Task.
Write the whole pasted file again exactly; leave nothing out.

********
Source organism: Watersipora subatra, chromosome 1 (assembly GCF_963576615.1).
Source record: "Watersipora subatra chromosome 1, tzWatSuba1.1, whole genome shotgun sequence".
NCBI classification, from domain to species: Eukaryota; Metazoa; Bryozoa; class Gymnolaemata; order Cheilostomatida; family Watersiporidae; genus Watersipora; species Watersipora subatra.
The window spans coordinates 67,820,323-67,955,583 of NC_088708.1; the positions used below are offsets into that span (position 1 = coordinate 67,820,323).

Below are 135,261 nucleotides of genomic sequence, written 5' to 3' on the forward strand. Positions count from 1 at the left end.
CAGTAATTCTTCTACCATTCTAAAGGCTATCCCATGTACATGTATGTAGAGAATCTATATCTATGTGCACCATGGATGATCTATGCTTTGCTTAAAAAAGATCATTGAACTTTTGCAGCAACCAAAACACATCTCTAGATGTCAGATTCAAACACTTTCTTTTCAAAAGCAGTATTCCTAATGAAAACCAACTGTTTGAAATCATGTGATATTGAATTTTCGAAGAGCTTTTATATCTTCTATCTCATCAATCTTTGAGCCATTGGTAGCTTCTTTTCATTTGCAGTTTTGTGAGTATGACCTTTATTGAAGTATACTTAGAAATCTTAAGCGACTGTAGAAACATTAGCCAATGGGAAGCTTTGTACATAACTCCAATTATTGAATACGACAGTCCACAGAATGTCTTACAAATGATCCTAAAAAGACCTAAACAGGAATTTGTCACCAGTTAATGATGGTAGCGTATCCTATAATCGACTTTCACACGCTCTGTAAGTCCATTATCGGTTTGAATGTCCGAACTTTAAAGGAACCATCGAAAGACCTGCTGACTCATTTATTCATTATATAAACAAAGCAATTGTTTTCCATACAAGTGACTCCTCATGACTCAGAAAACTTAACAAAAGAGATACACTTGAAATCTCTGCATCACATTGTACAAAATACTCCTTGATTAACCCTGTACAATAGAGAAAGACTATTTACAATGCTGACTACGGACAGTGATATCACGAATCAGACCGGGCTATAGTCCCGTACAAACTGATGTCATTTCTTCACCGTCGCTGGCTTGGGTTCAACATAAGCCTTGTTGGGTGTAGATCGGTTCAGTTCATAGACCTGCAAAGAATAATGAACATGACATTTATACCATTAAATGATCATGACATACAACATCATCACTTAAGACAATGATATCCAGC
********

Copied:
Source organism: Watersipora subatra, chromosome 1 (assembly GCF_963576615.1).
Source record: "Watersipora subatra chromosome 1, tzWatSuba1.1, whole genome shotgun sequence".
NCBI classification, from domain to species: Eukaryota; Metazoa; Bryozoa; class Gymnolaemata; order Cheilostomatida; family Watersiporidae; genus Watersipora; species Watersipora subatra.
The window spans coordinates 67,820,323-67,955,583 of NC_088708.1; the positions used below are offsets into that span (position 1 = coordinate 67,820,323).

Below are 135,261 nucleotides of genomic sequence, written 5' to 3' on the forward strand. Positions count from 1 at the left end.
CAGTAATTCTTCTACCATTCTAAAGGCTATCCCATGTACATGTATGTAGAGAATCTATATCTATGTGCACCATGGATGATCTATGCTTTGCTTAAAAAAGATCATTGAACTTTTGCAGCAACCAAAACACATCTCTAGATGTCAGATTCAAACACTTTCTTTTCAAAAGCAGTATTCCTAATGAAAACCAACTGTTTGAAATCATGTGATATTGAATTTTCGAAGAGCTTTTATATCTTCTATCTCATCAATCTTTGAGCCATTGGTAGCTTCTTTTCATTTGCAGTTTTGTGAGTATGACCTTTATTGAAGTATACTTAGAAATCTTAAGCGACTGTAGAAACATTAGCCAATGGGAAGCTTTGTACATAACTCCAATTATTGAATACGACAGTCCACAGAATGTCTTACAAATGATCCTAAAAAGACCTAAACAGGAATTTGTCACCAGTTAATGATGGTAGCGTATCCTATAATCGACTTTCACACGCTCTGTAAGTCCATTATCGGTTTGAATGTCCGAACTTTAAAGGAACCATCGAAAGACCTGCTGACTCATTTATTCATTATATAAACAAAGCAATTGTTTTCCATACAAGTGACTCCTCATGACTCAGAAAACTTAACAAAAGAGATACACTTGAAATCTCTGCATCACATTGTACAAAATACTCCTTGATTAACCCTGTACAATAGAGAAAGACTATTTACAATGCTGACTACGGACAGTGATATCACGAATCAGACCGGGCTATAGTCCCGTACAAACTGATGTCATTTCTTCACCGTCGCTGGCTTGGGTTCAACATAAGCCTTGTTGGGTGTAGATCGGTTCAGTTCATAGACCTGCAAAGAATAATGAACATGACATTTATACCATTAAATGATCATGACATACAACATCATCACTTAAGACAATGATATCCAGC